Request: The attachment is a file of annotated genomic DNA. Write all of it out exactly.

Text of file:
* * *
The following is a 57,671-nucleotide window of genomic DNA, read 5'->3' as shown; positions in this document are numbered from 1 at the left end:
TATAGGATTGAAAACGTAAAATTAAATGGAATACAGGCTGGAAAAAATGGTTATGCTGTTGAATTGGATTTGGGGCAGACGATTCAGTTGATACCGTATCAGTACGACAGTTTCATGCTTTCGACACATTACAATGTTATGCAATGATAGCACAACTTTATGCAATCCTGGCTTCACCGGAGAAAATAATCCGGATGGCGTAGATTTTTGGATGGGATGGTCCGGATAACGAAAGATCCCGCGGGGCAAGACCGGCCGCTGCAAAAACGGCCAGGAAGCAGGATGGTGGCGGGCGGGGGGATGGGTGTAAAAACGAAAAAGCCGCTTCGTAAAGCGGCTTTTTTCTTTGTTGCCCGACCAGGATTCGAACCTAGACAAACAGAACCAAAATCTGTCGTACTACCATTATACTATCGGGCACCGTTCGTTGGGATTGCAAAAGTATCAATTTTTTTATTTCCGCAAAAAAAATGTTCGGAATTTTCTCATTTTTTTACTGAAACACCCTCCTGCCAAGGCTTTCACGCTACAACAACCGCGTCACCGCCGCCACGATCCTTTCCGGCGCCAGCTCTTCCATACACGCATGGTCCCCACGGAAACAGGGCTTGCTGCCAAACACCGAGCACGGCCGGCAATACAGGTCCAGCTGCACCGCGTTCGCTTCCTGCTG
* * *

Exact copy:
The following is a 57,671-nucleotide window of genomic DNA, read 5'->3' as shown; positions in this document are numbered from 1 at the left end:
TATAGGATTGAAAACGTAAAATTAAATGGAATACAGGCTGGAAAAAATGGTTATGCTGTTGAATTGGATTTGGGGCAGACGATTCAGTTGATACCGTATCAGTACGACAGTTTCATGCTTTCGACACATTACAATGTTATGCAATGATAGCACAACTTTATGCAATCCTGGCTTCACCGGAGAAAATAATCCGGATGGCGTAGATTTTTGGATGGGATGGTCCGGATAACGAAAGATCCCGCGGGGCAAGACCGGCCGCTGCAAAAACGGCCAGGAAGCAGGATGGTGGCGGGCGGGGGGATGGGTGTAAAAACGAAAAAGCCGCTTCGTAAAGCGGCTTTTTTCTTTGTTGCCCGACCAGGATTCGAACCTAGACAAACAGAACCAAAATCTGTCGTACTACCATTATACTATCGGGCACCGTTCGTTGGGATTGCAAAAGTATCAATTTTTTTATTTCCGCAAAAAAAATGTTCGGAATTTTCTCATTTTTTTACTGAAACACCCTCCTGCCAAGGCTTTCACGCTACAACAACCGCGTCACCGCCGCCACGATCCTTTCCGGCGCCAGCTCTTCCATACACGCATGGTCCCCACGGAAACAGGGCTTGCTGCCAAACACCGAGCACGGCCGGCAATACAGGTCCAGCTGCACCGCGTTCGCTTCCTGCTG